0
$\begingroup$

While reading about various drone airframe configurations, in particular the trade-offs between various wing designs, I thought of a propulsion and control pairing which I have yet to find in the literature: a push-prop plane with stubby, forward mounted control surfaces.

To illustrate, consider the following model aircraft:

In this video, Tom Stanton builds a tractor configuration "rocket": https://www.youtube.com/watch?v=vWgwYBDSHGo

The propeller is mounted on the nose, and the stabilizer fins at the tail. Extending a cylinder down from the edge of the swept area of the propeller, the tips of the fins do not seem to extend beyond this perimeter. However, neither do they have any control surfaces.

The "Ikarus" is another tractor configuration drone, with thrust vectoring control: https://hackaday.com/2018/08/31/single-rotor-drone-a-thrust-vectoring-monocopter/

In this case, the control surfaces are mounted rear of the propeller, and within the same cylindrical "perimeter" extended down from the swept area of the propeller.

I am curious about inverting this arrangement, with a pusher propeller mounted to the rear of the control surfaces, which themselves do not project outside of the swept area cylinder.

This diagram shows the configuration:

       _      _ 
      / |____| |     
   <[[|c ____ p|
      \_|    |_|

C is the wing+control surfaces, P is propeller. Note that the tips of the propeller and wing are level.

I would consider a lifting body push-prop to also satisfy this inquiry.

Any links to examples of this kind of design would be greatly appreciated. The nearest instances that I have been able to find thus far are stub wing planes or narrow blended wing-bodies. Grid fins also come close, but I have only seen those on rocket propelled models (e.g. https://www.youtube.com/watch?v=QM6tvAVNLnk), and they still extend outside the perimeter of a the body of the airframe.

Thank you.

$\endgroup$

1 Answer 1

1
$\begingroup$

I'm not sure what you're trying to achieve with this design, or how you plan to use it.

It is entirely possible to fly a plane with control surfaces that are not in the prop-wash. Jets and gliders are obvious examples, and most planes have ailerons that are not in line with the prop. Canard planes like the LongEZ have control surfaces at the front. LongEZ

However there are a few issues. You'll notice that the above plane has swept wings in order to place the vertical surfaces as far aft as possible. Yaw stability is hard to achieve without a long tail, especially if you put a heavy motor at the back. Although you can steer with a front rudder, it would have a long lever arm, and your vertical stabilisers would have to be correspondingly larger or further aft.

The other one is that you would be relying on forward speed to provide airflow over the controls. If you look at the airflow into a static propeller in photo (a), you'll see that there isn't a column of air in front (like diagram (b)), instead air comes from all sides and the airspeed rapidly drops to zero as you move forwards. I don't think you could building a hovering drone like this.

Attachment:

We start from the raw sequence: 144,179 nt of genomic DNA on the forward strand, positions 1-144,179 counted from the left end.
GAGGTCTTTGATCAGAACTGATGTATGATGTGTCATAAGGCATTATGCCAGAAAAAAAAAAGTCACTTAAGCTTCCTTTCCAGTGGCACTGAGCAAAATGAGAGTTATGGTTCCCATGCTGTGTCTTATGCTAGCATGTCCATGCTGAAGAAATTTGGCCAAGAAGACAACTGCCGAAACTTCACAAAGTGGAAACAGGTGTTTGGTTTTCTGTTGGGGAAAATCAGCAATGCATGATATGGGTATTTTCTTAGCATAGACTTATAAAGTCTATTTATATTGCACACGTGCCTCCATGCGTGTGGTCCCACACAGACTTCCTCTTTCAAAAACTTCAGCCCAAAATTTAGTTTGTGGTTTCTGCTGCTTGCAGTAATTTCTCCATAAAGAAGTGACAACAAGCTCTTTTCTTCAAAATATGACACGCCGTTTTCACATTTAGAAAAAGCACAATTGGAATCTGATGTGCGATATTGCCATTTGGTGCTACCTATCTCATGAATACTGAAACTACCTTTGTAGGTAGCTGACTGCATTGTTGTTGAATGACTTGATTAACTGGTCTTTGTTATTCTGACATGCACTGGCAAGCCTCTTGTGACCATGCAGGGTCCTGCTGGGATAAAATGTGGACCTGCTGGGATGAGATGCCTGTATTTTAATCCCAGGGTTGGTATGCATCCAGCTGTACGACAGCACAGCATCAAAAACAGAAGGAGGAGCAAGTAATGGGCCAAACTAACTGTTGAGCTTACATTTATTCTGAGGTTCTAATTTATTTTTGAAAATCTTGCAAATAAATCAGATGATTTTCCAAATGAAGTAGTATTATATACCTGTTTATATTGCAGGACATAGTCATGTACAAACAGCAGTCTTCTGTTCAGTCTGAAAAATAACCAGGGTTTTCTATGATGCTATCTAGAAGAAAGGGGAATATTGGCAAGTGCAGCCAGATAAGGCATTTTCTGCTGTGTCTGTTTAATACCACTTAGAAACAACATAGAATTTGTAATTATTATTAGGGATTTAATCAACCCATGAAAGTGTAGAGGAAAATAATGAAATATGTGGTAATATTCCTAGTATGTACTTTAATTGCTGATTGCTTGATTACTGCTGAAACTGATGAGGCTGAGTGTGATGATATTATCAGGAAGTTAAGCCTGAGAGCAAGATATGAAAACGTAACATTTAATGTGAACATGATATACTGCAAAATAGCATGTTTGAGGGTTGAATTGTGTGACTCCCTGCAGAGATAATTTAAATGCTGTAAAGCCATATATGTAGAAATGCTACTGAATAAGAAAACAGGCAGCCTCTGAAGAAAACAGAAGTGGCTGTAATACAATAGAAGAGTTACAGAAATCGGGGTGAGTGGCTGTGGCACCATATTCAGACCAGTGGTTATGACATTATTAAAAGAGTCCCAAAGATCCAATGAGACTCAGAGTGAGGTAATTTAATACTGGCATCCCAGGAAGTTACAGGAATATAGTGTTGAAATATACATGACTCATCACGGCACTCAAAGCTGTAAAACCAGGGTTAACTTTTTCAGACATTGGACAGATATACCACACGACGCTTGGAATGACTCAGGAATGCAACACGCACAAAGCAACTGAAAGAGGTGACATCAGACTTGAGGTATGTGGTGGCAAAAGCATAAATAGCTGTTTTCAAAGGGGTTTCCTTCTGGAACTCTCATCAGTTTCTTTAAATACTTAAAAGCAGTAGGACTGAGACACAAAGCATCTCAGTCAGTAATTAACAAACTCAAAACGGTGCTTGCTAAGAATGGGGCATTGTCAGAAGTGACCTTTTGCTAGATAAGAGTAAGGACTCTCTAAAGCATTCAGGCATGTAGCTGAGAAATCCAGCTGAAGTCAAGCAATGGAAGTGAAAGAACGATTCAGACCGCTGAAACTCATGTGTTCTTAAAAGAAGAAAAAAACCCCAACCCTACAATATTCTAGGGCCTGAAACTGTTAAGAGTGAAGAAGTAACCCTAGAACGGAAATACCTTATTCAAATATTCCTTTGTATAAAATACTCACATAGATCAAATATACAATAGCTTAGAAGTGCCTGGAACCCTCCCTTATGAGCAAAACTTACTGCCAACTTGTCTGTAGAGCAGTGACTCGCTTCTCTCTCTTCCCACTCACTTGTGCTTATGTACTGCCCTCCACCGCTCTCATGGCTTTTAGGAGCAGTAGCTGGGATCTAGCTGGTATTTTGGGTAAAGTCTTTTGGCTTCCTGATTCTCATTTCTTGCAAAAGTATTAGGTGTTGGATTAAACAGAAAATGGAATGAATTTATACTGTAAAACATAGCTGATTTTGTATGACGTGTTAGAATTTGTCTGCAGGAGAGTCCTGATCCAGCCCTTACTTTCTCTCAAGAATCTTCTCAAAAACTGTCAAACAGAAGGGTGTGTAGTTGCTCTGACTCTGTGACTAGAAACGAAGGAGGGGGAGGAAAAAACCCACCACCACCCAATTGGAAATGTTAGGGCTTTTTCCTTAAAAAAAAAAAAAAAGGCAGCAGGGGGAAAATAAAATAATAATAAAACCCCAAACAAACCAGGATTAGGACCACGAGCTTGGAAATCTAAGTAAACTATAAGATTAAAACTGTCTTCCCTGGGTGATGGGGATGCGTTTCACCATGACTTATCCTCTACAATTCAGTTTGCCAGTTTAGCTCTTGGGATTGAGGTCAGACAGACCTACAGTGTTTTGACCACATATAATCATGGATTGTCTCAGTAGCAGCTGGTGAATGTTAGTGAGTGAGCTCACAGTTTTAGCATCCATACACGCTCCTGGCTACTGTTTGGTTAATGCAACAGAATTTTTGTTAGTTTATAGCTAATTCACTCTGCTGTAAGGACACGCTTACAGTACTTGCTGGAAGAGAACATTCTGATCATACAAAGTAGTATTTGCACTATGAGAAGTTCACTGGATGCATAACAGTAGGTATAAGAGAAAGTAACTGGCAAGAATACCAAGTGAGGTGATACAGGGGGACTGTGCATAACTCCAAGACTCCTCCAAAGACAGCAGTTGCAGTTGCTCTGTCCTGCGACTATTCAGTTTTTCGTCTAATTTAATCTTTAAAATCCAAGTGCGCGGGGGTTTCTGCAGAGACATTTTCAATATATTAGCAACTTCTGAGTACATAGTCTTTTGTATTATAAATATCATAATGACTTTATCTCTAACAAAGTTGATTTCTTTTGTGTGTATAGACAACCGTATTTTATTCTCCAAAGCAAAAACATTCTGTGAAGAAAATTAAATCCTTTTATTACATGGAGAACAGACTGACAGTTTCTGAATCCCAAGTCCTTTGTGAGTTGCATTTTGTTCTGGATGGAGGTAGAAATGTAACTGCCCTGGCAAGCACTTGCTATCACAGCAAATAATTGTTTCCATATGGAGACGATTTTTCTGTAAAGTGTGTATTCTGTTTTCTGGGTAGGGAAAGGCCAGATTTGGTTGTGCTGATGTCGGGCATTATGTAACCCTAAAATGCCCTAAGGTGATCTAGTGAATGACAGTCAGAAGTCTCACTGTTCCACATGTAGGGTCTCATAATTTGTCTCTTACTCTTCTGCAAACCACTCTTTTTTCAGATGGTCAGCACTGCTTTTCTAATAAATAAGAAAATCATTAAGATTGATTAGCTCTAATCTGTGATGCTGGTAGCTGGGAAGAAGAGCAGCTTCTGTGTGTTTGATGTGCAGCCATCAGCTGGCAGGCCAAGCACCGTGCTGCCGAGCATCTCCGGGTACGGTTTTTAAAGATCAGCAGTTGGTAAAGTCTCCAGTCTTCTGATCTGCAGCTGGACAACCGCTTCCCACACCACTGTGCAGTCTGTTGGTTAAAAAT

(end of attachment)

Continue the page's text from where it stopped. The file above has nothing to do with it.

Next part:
airflow into a static propeller

You could put controls very close to the prop and in front of it, but they still would have slower airflow than behind it (as the prop accelerates the air) - and it would also be very noisy. The low pressure areas on the front of the prop aerofoil extend further than the high pressure area behind it, and they would be interrupted every time they pass a control surface. This regular pressure change is a sound wave.

$\endgroup$
2
  • $\begingroup$ Thank you for your response. I am interested in this configuration in the spirit of experimentation, and possibly to build a demonstration model, since to my knowledge an example of this control system does not exist. > I don't think you could building a hovering drone like this. I suspect that as well, and that maintaining forward air speed will be critical to effective control. The canards in the LongEZ, while fore of the propeller, are wider than the cylinder of the airstream directly in front of the swept area of the propeller. This is the key geometric constraint. $\endgroup$
    – jpt4
    Apr 26, 2022 at 16:39
  • 1
    $\begingroup$ I think that what matters is the area of the control surface, as that (and the speed) limits the force it can generate. Higher aspect ratio is more efficient, and the LongEZ is designed for cruise efficiency. Various people have made radio control models of missiles with little stubby controls. I've not seen one in the configuration you describe but I see no reason it couldn't be done. $\endgroup$ Apr 28, 2022 at 8:01

Your Answer

By clicking “Post Your Answer”, you agree to our terms of service and acknowledge you have read our privacy policy.

Not the answer you're looking for? Browse other questions tagged or ask your own question.